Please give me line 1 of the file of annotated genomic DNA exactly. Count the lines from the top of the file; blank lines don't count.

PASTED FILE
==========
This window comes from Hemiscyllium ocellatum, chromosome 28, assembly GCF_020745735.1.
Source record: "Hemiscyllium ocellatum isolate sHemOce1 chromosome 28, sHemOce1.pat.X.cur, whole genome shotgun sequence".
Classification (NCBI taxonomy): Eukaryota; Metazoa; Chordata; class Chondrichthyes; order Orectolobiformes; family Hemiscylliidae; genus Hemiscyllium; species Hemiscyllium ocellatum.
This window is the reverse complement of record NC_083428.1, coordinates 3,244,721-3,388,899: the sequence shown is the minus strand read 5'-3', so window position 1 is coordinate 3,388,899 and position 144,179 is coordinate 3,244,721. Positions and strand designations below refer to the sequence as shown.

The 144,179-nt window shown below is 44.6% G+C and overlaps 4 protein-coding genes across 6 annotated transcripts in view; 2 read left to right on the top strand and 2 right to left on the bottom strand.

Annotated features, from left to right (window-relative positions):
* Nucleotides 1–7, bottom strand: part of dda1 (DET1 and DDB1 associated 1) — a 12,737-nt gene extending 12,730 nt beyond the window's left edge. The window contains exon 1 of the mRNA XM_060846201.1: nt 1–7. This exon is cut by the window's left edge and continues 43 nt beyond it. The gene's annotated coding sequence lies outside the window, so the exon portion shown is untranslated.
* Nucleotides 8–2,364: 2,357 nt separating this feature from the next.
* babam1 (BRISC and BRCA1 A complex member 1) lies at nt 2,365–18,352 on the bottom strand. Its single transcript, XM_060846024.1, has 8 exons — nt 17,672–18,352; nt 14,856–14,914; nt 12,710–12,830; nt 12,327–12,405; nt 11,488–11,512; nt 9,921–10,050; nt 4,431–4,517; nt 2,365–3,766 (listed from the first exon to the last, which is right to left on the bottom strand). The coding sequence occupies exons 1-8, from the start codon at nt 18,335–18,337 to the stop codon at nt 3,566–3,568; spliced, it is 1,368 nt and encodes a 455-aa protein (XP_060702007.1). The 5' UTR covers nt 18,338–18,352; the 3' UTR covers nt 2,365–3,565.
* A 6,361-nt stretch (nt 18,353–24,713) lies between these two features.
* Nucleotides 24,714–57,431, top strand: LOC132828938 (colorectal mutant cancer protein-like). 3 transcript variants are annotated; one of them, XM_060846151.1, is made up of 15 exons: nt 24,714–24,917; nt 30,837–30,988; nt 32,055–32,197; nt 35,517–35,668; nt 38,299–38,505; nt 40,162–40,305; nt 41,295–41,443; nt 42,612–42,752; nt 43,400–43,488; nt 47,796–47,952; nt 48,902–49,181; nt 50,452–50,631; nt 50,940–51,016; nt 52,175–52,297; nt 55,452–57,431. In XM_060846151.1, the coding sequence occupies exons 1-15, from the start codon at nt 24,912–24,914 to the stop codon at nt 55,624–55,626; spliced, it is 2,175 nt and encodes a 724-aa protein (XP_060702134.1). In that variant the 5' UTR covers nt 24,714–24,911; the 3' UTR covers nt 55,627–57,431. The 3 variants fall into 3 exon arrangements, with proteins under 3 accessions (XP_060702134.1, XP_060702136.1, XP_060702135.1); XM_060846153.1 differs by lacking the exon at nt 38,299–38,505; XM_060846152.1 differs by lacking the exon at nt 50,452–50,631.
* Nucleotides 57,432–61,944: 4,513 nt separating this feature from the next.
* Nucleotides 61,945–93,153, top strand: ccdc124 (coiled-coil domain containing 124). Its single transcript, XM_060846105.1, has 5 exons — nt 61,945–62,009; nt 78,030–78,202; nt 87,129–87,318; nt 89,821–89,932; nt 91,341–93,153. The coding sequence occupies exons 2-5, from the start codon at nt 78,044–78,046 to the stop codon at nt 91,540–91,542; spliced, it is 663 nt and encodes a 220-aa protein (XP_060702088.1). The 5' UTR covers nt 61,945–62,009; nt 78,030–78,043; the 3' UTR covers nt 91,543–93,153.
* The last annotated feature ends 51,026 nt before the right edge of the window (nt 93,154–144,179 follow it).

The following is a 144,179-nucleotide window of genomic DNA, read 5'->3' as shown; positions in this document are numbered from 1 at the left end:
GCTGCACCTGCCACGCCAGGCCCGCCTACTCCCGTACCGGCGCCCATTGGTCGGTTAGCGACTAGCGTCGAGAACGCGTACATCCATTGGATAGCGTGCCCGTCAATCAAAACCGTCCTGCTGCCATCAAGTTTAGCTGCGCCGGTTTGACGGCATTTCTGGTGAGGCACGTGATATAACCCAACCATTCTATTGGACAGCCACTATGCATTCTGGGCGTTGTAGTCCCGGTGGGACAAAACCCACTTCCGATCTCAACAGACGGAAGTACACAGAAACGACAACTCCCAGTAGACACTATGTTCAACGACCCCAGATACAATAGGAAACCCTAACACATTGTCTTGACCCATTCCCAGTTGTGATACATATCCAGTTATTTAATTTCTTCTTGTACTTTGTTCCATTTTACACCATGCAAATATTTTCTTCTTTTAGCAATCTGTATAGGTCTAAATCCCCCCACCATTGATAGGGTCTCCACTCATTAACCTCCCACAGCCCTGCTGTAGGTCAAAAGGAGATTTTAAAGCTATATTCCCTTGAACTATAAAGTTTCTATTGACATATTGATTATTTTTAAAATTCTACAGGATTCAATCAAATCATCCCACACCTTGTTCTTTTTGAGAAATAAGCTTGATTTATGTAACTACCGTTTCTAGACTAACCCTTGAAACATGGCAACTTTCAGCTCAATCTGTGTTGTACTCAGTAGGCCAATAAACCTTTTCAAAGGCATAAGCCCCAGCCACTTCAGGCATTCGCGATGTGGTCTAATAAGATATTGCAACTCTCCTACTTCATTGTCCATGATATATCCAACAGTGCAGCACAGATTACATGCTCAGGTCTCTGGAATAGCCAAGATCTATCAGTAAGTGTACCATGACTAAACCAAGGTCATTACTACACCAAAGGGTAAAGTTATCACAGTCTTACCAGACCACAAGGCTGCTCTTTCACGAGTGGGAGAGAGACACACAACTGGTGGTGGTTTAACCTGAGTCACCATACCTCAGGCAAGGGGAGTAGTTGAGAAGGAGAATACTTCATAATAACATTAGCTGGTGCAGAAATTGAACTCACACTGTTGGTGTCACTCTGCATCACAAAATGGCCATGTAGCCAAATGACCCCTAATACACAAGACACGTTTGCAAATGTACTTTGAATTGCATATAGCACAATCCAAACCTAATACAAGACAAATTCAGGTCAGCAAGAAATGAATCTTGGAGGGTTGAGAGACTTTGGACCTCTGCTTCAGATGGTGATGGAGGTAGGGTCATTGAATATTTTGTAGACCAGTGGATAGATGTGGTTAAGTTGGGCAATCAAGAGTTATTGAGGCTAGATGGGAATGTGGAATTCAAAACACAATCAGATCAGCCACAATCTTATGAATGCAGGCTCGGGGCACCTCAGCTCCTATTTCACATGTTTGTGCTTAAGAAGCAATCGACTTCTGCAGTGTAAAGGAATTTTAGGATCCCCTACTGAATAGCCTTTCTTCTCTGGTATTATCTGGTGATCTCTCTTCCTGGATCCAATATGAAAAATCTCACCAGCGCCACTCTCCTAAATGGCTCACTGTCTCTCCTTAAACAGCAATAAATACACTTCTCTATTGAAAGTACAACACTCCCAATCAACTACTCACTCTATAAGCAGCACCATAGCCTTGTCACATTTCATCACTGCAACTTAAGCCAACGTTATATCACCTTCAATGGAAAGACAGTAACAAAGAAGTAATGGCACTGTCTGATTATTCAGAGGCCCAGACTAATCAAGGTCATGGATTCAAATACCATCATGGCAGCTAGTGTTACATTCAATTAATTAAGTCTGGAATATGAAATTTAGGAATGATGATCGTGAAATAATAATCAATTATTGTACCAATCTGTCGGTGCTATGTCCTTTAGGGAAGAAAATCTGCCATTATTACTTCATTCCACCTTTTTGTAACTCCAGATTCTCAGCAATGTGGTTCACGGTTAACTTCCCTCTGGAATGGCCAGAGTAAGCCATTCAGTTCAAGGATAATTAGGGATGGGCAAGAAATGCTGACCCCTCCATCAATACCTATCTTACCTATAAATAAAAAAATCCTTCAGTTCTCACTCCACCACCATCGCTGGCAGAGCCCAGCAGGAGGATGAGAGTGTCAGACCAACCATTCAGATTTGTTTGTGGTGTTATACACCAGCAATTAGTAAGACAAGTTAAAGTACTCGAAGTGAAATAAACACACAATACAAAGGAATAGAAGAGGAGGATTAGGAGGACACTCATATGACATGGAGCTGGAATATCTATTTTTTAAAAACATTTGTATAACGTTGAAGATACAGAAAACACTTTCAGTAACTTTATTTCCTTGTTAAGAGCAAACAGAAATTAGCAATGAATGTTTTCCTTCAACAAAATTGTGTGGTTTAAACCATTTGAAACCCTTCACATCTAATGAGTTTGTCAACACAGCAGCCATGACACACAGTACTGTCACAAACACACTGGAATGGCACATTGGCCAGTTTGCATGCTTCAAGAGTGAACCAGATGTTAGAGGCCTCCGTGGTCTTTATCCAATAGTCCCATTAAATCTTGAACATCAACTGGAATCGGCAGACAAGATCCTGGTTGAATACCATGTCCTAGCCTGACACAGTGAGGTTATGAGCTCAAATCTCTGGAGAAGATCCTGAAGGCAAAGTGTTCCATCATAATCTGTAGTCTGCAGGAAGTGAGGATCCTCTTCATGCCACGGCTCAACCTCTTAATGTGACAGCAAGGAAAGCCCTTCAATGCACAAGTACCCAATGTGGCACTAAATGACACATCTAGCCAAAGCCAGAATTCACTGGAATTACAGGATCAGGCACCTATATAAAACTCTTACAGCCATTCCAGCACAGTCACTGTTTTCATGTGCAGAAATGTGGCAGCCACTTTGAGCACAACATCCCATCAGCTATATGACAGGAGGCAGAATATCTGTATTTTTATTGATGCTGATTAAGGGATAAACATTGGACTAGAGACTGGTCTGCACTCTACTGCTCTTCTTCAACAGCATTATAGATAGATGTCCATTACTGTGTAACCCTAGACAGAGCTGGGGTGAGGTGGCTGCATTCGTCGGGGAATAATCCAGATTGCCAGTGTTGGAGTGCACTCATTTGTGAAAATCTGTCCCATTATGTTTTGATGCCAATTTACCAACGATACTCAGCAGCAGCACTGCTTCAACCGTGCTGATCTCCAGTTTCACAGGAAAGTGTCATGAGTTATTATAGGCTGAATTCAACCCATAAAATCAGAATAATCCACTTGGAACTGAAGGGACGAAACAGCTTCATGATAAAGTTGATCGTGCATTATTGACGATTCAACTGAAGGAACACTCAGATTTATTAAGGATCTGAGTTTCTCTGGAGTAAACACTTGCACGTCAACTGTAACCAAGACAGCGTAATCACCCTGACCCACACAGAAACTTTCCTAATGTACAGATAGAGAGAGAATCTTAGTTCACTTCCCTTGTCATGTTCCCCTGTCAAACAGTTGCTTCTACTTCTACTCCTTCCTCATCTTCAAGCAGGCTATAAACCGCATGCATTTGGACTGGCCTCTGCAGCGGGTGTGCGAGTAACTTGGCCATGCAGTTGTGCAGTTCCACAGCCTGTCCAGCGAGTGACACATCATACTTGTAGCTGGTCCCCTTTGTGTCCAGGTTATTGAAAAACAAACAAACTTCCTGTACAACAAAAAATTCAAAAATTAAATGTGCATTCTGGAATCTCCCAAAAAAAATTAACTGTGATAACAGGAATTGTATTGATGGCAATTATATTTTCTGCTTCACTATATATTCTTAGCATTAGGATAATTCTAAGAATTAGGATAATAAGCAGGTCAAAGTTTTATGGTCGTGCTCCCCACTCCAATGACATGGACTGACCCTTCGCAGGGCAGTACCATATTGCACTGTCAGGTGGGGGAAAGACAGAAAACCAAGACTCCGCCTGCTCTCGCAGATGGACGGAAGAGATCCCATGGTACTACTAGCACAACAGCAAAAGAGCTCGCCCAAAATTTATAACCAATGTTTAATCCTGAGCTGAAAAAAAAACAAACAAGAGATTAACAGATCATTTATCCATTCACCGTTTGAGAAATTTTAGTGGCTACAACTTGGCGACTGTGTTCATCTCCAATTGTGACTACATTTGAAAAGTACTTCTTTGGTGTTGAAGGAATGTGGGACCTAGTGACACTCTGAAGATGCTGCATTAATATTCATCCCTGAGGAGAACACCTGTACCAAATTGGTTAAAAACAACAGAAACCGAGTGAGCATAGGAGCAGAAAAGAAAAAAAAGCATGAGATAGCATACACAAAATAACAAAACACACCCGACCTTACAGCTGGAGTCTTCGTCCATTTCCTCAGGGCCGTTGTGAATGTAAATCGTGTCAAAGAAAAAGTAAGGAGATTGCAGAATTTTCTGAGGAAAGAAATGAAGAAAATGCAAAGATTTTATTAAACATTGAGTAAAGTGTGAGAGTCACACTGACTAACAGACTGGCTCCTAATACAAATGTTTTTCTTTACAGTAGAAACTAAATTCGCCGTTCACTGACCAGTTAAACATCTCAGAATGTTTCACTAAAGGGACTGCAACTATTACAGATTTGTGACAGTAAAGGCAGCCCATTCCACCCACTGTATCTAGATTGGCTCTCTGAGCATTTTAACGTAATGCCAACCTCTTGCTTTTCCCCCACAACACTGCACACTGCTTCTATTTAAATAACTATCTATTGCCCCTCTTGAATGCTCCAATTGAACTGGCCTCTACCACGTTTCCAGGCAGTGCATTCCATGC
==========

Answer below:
This window comes from Hemiscyllium ocellatum, chromosome 28, assembly GCF_020745735.1.